Bean Counters and Corporations

November 7th, 2015
in aa syndication, weekly economic summary

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It has been ages since I have have gone on a rampage concerning the beancounterization of the private sector. One cannot blame Obama (or Bush or Clinton, Reagan et al), the political parties, or even the Supreme Court or laws. 

Follow up:

This diatribe was triggered by a recent John Mauldin Outside the Box - The Financialization of the Economy. Memories of my past life came flooding back which I left after 25 years to go out to sea. The reason was simply that the end product became secondary to revenue. The boardroom discussions  had started discussing monetary matters first - and at the beginning of my career they began with technical discussions of product. The bean counting MBA's had taken control of the company, and only had a layman's understanding of the product. This situation is common throughout most of corporate world.

Without product, there is no revenue.

There is a balance between product and revenue. Corporations for a large part have become radically profit-centric which results in short term gains but tends to destabilize long term corporate viability. However, under few circumstances, it is unlikely that any company with a single product will survive long term. All products have a cycle:

The beginning stage – A product is conceived, developed, and brought to market. Sales are likely low. However expenses will be high due to r&d, testing, funding and other costs necessary to bring the product to market. In a new company with little to lose, whatever funds exist are leveraged to get the job done. In a mature company - costs are controlled, and it usually is cheaper for a mature company to buy a new company to acquire a new product. Cost control works against product development.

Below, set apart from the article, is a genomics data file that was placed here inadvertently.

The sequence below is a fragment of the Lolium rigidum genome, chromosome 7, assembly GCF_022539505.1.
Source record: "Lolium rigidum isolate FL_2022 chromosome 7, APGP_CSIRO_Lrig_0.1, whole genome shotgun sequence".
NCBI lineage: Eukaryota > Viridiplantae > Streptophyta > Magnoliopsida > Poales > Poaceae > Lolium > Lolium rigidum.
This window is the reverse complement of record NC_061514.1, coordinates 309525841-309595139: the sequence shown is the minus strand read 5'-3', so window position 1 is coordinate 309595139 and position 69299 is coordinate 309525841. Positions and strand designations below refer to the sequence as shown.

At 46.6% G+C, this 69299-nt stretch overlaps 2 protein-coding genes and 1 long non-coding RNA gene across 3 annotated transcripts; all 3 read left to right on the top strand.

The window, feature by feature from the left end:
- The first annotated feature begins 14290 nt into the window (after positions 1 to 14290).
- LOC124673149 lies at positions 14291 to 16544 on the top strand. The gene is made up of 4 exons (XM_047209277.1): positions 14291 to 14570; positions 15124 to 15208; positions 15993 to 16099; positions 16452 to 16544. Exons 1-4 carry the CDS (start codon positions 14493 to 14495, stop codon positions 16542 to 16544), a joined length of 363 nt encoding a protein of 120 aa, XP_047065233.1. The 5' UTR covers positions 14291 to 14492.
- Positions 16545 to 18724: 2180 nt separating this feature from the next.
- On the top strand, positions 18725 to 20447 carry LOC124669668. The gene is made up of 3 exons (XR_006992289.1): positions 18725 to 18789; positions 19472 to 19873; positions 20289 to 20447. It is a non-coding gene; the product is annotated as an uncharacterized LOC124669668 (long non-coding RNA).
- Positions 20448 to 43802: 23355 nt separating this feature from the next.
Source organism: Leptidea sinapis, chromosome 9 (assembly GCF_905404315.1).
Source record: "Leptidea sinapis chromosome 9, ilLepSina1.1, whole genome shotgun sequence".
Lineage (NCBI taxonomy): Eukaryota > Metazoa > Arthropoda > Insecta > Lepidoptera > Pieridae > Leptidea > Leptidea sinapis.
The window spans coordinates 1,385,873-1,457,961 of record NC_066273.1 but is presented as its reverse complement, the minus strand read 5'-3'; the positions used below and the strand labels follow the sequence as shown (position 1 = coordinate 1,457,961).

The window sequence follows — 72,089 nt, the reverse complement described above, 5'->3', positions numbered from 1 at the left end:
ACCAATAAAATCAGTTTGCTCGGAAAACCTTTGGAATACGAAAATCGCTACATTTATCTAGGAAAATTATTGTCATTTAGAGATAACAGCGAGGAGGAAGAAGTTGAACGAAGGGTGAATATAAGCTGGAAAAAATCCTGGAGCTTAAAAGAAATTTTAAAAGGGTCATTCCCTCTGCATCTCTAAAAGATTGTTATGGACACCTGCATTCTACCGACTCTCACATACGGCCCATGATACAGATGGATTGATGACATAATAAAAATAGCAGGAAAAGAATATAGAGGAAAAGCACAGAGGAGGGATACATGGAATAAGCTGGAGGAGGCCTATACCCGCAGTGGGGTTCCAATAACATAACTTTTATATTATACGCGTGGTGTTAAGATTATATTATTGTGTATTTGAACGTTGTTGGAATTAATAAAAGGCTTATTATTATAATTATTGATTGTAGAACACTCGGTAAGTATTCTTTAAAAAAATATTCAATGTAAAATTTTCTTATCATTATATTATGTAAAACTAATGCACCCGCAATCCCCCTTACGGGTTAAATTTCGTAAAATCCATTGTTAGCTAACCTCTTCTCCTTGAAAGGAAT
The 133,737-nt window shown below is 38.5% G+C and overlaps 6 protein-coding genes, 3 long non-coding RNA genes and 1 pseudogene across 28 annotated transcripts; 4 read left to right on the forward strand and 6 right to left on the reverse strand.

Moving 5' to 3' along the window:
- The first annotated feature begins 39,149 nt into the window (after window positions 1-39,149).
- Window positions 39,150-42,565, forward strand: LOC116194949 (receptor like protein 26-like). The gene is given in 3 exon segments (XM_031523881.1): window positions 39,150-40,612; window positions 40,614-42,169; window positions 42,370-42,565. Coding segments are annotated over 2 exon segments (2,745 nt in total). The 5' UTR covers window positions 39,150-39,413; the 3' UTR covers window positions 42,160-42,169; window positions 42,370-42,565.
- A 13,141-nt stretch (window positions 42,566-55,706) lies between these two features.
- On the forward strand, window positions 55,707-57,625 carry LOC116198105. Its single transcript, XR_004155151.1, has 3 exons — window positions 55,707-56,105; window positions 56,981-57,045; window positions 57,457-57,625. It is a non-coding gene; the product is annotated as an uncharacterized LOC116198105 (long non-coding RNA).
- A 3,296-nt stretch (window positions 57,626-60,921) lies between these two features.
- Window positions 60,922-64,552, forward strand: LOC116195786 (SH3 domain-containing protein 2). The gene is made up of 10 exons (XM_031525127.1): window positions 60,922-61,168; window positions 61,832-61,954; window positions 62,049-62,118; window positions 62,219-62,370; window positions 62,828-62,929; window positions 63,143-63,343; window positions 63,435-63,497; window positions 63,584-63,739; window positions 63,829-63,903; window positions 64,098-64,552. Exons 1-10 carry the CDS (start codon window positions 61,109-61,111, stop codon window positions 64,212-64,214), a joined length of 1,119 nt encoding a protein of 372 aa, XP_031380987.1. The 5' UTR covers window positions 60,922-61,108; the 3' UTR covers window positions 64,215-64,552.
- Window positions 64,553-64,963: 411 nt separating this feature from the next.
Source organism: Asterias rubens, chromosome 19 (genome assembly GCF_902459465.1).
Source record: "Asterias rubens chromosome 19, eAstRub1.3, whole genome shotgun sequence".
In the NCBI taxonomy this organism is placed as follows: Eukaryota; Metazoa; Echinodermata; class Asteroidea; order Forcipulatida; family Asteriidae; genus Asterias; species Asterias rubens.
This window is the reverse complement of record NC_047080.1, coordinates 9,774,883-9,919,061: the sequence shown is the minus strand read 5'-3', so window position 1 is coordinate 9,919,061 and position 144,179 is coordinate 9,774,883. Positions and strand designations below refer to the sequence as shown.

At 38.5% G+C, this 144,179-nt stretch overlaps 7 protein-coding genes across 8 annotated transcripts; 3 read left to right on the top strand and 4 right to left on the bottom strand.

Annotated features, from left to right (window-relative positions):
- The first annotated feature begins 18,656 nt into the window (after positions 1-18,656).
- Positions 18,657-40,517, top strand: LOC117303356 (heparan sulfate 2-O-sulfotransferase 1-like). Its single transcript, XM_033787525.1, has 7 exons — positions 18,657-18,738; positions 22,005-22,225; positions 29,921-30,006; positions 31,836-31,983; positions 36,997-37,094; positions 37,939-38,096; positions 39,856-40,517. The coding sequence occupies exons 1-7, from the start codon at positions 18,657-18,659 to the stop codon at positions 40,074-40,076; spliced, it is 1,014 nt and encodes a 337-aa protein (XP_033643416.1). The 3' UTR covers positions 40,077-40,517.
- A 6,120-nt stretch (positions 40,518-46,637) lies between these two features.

Growth Stage – The company starts to benefit from economies of scale in production. This is where the benefits of cost control start become apparent - and laymen beancounters running product management can be more successful (sometimes much more successful) than the developers of the product.

Maturity Stage – The primary focus is to maintain market share and continue to improve profits. They consider product modifications for a competitive advantage. But this is where a beancounter becomes detrimental as they only have layman's understanding of the technical aspects of a product.

Decline Stage – Eventually, the market for a product will start to shrink. This shrinkage could be due to the market saturation, or switching to a different type of product. This happens no matter whether a product is managed by a bean counter or a technical person. This is where a replacement product needs to be developed and brought to market (and the cycle repeats or if there is no new product - the company dies).


It is important for company survival that an entrepreneurial spirit remains in a part of the company to ensure long term viability.   In this regard one might ask related a rhetorical question:  Does a product exist to produce a good profit or is profit the reward for producing a good product?

 Other Economic News this Week:

The Econintersect Economic Index for November 2015 marginally improved - but remains in the low range of index values seen since the end of the Great Recession. The most tracked sectors of the economy generally showed some growth. Still our economic index remains in a long term decline since late 2014. Our employment six month forecast continues to forecast weakening employment growth.

The ECRI WLI growth index is now in positive territory but still indicates the economy will have little growth 6 months from today.

Current ECRI WLI Growth Index

The market (from Bloomberg) was expecting the weekly initial unemployment claims at 256 K to 270 K (consensus 262,000) vs the 276,000 reported. The more important (because of the volatility in the weekly reported claims and seasonality errors in adjusting the data) 4 week moving average moved from 259,250 (reported last week as 259,250) to 262,750. The rolling averages generally have been equal to or under 300,000 since August 2014.

Weekly Initial Unemployment Claims - 4 Week Average - Seasonally Adjusted - 2011 (red line), 2012 (green line), 2013 (blue line), 2014 (orange line), 2015 (violet line)

Bankruptcies this Week: Privately-held Fresh & Easy, Privately-held Freedom Communications, BioNitrogen Holdings, Escalera Resources

Weekly Economic Release Scorecard:









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